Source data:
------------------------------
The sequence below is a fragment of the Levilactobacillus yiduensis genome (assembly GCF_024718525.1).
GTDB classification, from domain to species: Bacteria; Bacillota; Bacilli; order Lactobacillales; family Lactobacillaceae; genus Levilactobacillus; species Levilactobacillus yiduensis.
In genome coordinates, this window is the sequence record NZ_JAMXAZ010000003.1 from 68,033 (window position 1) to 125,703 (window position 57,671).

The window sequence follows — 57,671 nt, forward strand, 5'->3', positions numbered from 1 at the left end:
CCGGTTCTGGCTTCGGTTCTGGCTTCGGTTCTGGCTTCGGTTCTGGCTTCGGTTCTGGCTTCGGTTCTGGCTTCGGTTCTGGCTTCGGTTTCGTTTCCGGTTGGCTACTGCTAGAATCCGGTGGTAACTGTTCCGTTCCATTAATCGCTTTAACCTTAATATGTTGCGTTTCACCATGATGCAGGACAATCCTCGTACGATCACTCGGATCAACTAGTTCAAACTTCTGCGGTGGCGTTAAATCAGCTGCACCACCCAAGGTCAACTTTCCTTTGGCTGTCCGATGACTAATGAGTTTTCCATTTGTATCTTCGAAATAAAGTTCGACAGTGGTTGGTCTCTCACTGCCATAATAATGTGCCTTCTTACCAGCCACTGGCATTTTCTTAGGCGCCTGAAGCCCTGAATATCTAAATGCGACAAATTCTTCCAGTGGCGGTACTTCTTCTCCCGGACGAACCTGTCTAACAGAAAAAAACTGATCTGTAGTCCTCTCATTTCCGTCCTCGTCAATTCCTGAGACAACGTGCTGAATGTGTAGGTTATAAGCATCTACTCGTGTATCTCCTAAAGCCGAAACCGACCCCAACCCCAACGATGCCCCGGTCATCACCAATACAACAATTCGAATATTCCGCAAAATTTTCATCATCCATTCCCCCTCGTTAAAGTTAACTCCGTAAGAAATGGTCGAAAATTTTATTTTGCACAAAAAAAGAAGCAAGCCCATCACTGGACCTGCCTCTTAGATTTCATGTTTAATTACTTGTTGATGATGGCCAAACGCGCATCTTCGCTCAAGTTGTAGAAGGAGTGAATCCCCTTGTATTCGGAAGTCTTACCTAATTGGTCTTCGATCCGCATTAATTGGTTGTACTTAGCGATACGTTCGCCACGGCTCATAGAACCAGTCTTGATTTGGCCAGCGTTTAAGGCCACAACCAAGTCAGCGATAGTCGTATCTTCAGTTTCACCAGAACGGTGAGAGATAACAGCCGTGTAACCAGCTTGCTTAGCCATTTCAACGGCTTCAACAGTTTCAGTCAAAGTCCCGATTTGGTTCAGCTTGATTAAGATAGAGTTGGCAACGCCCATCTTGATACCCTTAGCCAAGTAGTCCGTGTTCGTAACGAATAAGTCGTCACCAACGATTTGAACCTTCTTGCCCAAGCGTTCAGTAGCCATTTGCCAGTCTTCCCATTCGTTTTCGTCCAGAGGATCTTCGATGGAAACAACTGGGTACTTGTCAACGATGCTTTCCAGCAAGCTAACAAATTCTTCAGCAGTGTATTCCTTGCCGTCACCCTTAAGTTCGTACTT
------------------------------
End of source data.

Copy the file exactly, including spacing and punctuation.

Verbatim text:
The sequence below is a fragment of the Levilactobacillus yiduensis genome (assembly GCF_024718525.1).
GTDB classification, from domain to species: Bacteria; Bacillota; Bacilli; order Lactobacillales; family Lactobacillaceae; genus Levilactobacillus; species Levilactobacillus yiduensis.
In genome coordinates, this window is the sequence record NZ_JAMXAZ010000003.1 from 68,033 (window position 1) to 125,703 (window position 57,671).

The window sequence follows — 57,671 nt, forward strand, 5'->3', positions numbered from 1 at the left end:
CCGGTTCTGGCTTCGGTTCTGGCTTCGGTTCTGGCTTCGGTTCTGGCTTCGGTTCTGGCTTCGGTTCTGGCTTCGGTTCTGGCTTCGGTTTCGTTTCCGGTTGGCTACTGCTAGAATCCGGTGGTAACTGTTCCGTTCCATTAATCGCTTTAACCTTAATATGTTGCGTTTCACCATGATGCAGGACAATCCTCGTACGATCACTCGGATCAACTAGTTCAAACTTCTGCGGTGGCGTTAAATCAGCTGCACCACCCAAGGTCAACTTTCCTTTGGCTGTCCGATGACTAATGAGTTTTCCATTTGTATCTTCGAAATAAAGTTCGACAGTGGTTGGTCTCTCACTGCCATAATAATGTGCCTTCTTACCAGCCACTGGCATTTTCTTAGGCGCCTGAAGCCCTGAATATCTAAATGCGACAAATTCTTCCAGTGGCGGTACTTCTTCTCCCGGACGAACCTGTCTAACAGAAAAAAACTGATCTGTAGTCCTCTCATTTCCGTCCTCGTCAATTCCTGAGACAACGTGCTGAATGTGTAGGTTATAAGCATCTACTCGTGTATCTCCTAAAGCCGAAACCGACCCCAACCCCAACGATGCCCCGGTCATCACCAATACAACAATTCGAATATTCCGCAAAATTTTCATCATCCATTCCCCCTCGTTAAAGTTAACTCCGTAAGAAATGGTCGAAAATTTTATTTTGCACAAAAAAAGAAGCAAGCCCATCACTGGACCTGCCTCTTAGATTTCATGTTTAATTACTTGTTGATGATGGCCAAACGCGCATCTTCGCTCAAGTTGTAGAAGGAGTGAATCCCCTTGTATTCGGAAGTCTTACCTAATTGGTCTTCGATCCGCATTAATTGGTTGTACTTAGCGATACGTTCGCCACGGCTCATAGAACCAGTCTTGATTTGGCCAGCGTTTAAGGCCACAACCAAGTCAGCGATAGTCGTATCTTCAGTTTCACCAGAACGGTGAGAGATAACAGCCGTGTAACCAGCTTGCTTAGCCATTTCAACGGCTTCAACAGTTTCAGTCAAAGTCCCGATTTGGTTCAGCTTGATTAAGATAGAGTTGGCAACGCCCATCTTGATACCCTTAGCCAAGTAGTCCGTGTTCGTAACGAATAAGTCGTCACCAACGATTTGAACCTTCTTGCCCAAGCGTTCAGTAGCCATTTGCCAGTCTTCCCATTCGTTTTCGTCCAGAGGATCTTCGATGGAAACAACTGGGTACTTGTCAACGATGCTTTCCAGCAAGCTAACAAATTCTTCAGCAGTGTATTCCTTGCCGTCACCCTTAAGTTCGTACTT